BETHESDA, Maryland, January 26, 2012 (LifeSiteNews.com) – Anyone feeling discouraged about the future of the pro-life movement must have missed the Students for Life of America National Conference.
According to pro-life leaders gathered at the Bethesda Marriott last weekend, in 2011 a new picture of the country’s abortion debate began to emerge: abortion facilities are closing; abortionists are quitting or being exposed; and young adults are more zealous than ever to make abortion be history, as proven by the army of 2,000 youth that travelled across the country to attend the conference and the March for Life the next day.
The day-long conference packed the star power of Arkansas Governor Mike Huckabee and Live Action President Lila Rose, and, in a bittersweet turn, was able to include Kortney Blythe Gordon – one of two pro-life activists who died last year in a tragic car crash – and her daughter Sophy in an unexpected way.
Leaders noted that this year the country is stepping into the 40th year since Roe v. Wade. David Bereit of 40 Days for Life pointed out the biblical significance of the 40 year period.
“The reason [the Israelites] spent 40 years in the desert is because they were not faithful,” said Bereit. As 2012 gets started, he said, “we see that we are on the verge of a turning point.”
Accordingly, organizers of the conference themed the event – the largest pro-life conference in the world this year – in audacious terms: envisioning the game plan once Roe v. Wade is overturned.
Speakers emphasized that the battle to end abortion would largely be waged on the home turf of those in attendance.
“The abortion industry has its sights set on your college campus… they have your campus in their crosshairs,” said SFLA Executive Director Kristan Hawkins.
To help the students in attendance fight back, several speakers gave a broader-lens look at the abortion issue. Patrick Fagan of the Family Research Council discussed the role of easy divorce and a lack of faith in marriage behind the surge of abortion in society.
“When a man and a woman are not committed to each other in marriage … the danger to the unborn child is massive,” said Fagan. “That’s the way ultimately to drive down abortion: the real route is back to love.”
The takeaway line of the day, tweeted and recalled by several students, was delivered by Stephanie Gray of the Canadian Centre for Bioethical Reform: “If those who are whiter can’t kill those who are darker, then those who are older should not kill those who are younger.”
Students cheered with enthusiasm at the arrival of Mike Huckabee, who praised the energy of the crowd before a screening of his pro-life documentary, “The Gift of Life.” “People in my generation have fumbled the ball,” he said. “You’re not going to.”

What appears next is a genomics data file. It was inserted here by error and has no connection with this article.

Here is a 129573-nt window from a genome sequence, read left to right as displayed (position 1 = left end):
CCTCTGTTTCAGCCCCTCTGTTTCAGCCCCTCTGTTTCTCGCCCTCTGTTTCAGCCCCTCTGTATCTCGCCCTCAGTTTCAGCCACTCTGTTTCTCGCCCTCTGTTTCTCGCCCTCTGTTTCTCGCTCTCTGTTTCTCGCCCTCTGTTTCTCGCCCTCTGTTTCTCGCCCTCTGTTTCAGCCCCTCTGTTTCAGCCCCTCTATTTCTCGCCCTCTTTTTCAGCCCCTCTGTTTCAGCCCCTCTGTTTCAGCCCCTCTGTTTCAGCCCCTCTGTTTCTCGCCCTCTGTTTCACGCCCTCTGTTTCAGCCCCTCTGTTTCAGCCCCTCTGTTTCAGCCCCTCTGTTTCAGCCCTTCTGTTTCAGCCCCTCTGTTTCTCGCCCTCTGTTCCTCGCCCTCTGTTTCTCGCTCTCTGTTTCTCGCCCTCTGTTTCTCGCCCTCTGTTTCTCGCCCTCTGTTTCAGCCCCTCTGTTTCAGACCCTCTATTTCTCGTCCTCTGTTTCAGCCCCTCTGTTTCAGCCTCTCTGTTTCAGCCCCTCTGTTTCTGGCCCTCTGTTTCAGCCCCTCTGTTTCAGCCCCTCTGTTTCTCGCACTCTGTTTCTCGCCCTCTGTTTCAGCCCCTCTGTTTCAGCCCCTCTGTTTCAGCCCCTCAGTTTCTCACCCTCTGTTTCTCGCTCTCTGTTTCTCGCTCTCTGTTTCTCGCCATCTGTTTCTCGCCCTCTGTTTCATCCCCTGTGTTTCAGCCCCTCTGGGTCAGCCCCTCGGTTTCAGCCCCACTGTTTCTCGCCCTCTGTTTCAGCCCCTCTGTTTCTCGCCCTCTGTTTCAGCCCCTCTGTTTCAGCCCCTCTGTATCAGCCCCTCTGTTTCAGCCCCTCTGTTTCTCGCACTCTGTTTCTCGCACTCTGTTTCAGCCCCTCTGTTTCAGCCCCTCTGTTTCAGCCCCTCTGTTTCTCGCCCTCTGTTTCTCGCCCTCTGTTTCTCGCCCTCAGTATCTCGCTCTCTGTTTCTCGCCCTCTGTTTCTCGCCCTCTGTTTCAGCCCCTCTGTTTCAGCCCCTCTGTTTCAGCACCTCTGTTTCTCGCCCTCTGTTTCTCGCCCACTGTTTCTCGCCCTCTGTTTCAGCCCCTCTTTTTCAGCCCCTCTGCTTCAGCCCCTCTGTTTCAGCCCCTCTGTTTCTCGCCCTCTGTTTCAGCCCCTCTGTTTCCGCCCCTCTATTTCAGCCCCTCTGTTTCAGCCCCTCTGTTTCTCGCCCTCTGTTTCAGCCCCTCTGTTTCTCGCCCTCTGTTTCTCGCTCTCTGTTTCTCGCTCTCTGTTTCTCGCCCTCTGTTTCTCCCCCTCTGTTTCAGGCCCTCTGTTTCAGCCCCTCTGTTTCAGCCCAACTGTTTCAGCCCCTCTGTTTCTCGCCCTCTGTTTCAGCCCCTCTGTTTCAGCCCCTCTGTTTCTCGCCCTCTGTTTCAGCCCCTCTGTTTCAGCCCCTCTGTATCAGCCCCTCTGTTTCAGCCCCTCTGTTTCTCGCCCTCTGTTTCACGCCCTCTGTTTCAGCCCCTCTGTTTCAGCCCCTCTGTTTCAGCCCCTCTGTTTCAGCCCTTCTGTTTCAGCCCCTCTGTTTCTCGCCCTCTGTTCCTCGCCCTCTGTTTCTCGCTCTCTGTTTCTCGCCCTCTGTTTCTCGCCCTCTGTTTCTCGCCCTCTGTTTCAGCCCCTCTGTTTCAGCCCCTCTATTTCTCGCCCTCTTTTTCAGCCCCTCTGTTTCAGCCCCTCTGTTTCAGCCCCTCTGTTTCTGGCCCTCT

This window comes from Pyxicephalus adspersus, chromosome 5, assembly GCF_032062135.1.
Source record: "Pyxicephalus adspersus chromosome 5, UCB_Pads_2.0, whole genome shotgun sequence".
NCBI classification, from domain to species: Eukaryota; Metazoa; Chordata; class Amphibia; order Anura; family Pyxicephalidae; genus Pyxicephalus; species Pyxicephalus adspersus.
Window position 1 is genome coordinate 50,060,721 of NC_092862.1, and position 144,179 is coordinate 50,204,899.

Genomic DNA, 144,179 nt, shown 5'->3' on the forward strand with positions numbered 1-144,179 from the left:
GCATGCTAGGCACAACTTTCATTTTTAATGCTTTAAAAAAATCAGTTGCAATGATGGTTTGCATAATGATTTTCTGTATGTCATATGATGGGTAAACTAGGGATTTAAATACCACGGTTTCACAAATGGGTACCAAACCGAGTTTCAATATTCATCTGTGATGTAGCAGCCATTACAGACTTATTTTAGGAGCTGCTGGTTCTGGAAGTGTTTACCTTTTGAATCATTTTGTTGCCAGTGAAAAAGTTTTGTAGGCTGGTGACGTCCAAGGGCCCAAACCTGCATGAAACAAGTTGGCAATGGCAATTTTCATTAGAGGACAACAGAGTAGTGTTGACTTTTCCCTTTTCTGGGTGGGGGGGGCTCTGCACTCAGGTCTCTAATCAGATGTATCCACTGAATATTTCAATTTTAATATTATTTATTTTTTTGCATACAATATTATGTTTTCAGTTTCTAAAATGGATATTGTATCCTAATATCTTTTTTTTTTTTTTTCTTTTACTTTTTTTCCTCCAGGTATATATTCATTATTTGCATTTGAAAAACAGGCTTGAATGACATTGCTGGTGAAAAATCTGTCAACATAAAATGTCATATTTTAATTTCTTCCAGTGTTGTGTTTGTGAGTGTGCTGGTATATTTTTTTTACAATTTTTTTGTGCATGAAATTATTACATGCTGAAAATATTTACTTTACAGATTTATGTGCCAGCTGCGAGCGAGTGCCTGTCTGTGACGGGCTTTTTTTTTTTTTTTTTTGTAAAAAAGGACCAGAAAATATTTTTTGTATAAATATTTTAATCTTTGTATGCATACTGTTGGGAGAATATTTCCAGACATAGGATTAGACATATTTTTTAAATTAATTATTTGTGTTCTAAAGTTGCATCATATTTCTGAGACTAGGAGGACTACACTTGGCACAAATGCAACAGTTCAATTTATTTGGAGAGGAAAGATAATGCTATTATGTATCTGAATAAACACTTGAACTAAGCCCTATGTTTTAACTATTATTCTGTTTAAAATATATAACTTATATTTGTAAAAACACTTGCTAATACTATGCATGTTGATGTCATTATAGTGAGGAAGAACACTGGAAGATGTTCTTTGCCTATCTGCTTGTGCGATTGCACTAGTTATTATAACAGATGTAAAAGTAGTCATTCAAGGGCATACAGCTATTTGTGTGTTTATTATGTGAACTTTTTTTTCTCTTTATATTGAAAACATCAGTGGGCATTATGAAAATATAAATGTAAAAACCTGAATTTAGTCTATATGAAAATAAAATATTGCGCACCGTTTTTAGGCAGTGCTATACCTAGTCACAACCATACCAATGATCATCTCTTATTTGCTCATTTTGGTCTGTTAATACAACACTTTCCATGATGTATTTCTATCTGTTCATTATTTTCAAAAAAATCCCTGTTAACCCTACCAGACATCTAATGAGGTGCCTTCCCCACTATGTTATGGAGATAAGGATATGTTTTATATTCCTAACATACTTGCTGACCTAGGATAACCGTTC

The former Arkansas governor also disclosed one of the evening’s biggest surprises: Kourtney Blythe Gordon, the Students for Life staffer who tragically lost her life with unborn daughter Sophy in an October car accident, had been filmed for the documentary watching an ultrasound image of Sophy only one week before their deaths. Kourtney’s parents agreed to allow the footage to stay in the film.
Kourtney, Sophie, and Jon Scharfenberger, another pro-life activist who died from injuries sustained in the same crash, were honored with the creation of three Everyday Hero awards in each of their names. The winners included Kathleen Wilson, co-founder of Mary’s Shelter; California sidewalk counselor Don Blythe of At The Well Ministries; and John-Paul Deddens, founder of Students for Life of Illinois.
Several students, some of whom had attended the conference multiple years, praised the event for delivering on its promise to both energize and equip.
“I’m going to tell [my friends] every single thing that I got. I got so much information from here,” said Jersey City college freshman Evette Martinez, who flashed a new pink pro-life wristband.
Nick Pienta, a college sophomore from Ohio, said that the conference was “one of the strongest showings of the pro-life movement I’ve ever seen.”
“This isn’t just a rally where you go and cheer on about how we’re going to end abortion,” said Pienta, 19, who was introduced to the conference this year. “It’s really informative. It really struck me as a personal challenge.”
The next day, as the students joined hundreds of thousands for the March for Life on Capitol Hill, the spirit of the conference was reflected in one notable change.
The familiar “Roe v. Wade has got to go” chant had a new twist: “Roe v. Wade is soon to go.”